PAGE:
Movie Review: Garden State


I’m long overdue in posting my review of Garden State (2004) which Susan and I watched on DVD a couple of weeks ago.

A movie set in a New Jersey with a soundtrack full of hip music and Natalie Portman, what’s not to like?  Well there are a few things I didn’t like.  Too much flashy, MTV-style editing, close-ups of Zach Braff staring morosely at the screen, and like Running With Scissors the soundtrack can be blaringly obtrusive.  The end of the film is far too clean cut and formulaic, I think the movie would’ve been better ending about 15 minutes earlier.  Who in real life falls completely and truly in love in four days anyway?

Despite these flaws, I enjoyed Garden State immensely.  The movie is the story of Andrew Largeman (Zach Braff, who also wrote and directed) an actor who returns home to New Jersey after a long absence after his parapalegic mother drowns in the bathtub (how she gets in the bath in the first place is not explained for when they actually show the bath in the movie it has no railings or anything else to assist a disabled person).  The four days following the funeral are an intense period for Andrew becoming reaquianted with old friends, avoiding and finally reconciling with his father (Ian Holm who has grown and gained a Jersey accent since being Bilbo Baggins), and meeting and falling in love with a young woman named Samantha (Natalie Portman).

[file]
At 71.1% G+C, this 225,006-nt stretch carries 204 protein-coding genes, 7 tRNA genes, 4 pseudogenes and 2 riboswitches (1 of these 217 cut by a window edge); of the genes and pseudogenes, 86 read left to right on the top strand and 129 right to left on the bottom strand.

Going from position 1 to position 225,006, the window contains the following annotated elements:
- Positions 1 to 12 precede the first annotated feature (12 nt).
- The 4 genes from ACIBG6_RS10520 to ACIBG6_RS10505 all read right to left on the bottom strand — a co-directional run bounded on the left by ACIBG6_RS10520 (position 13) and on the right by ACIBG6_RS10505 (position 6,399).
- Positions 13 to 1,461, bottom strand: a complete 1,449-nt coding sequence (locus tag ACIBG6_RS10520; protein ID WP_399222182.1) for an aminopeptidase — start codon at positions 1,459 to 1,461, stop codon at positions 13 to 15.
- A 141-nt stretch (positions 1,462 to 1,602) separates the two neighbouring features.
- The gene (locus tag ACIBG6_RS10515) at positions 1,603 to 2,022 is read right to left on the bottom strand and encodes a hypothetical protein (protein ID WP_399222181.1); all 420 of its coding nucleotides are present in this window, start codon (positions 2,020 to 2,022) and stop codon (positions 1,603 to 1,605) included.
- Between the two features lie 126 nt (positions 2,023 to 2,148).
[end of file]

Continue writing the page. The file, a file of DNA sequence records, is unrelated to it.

When you get past the philosophical exposition and the message points, what I really like about this movie is that it is a series of bizzare events.  I think everyone has days like this where just a lot of weird things occur one after another, and I think the movie captures this believably.  I especially like the series of events that leads Andrew, Samantha, and Mark (Peter Sarsgaard) to the bottom of a mysterious quarry where the least dysfunctional family in the entire film live in a houseboat.

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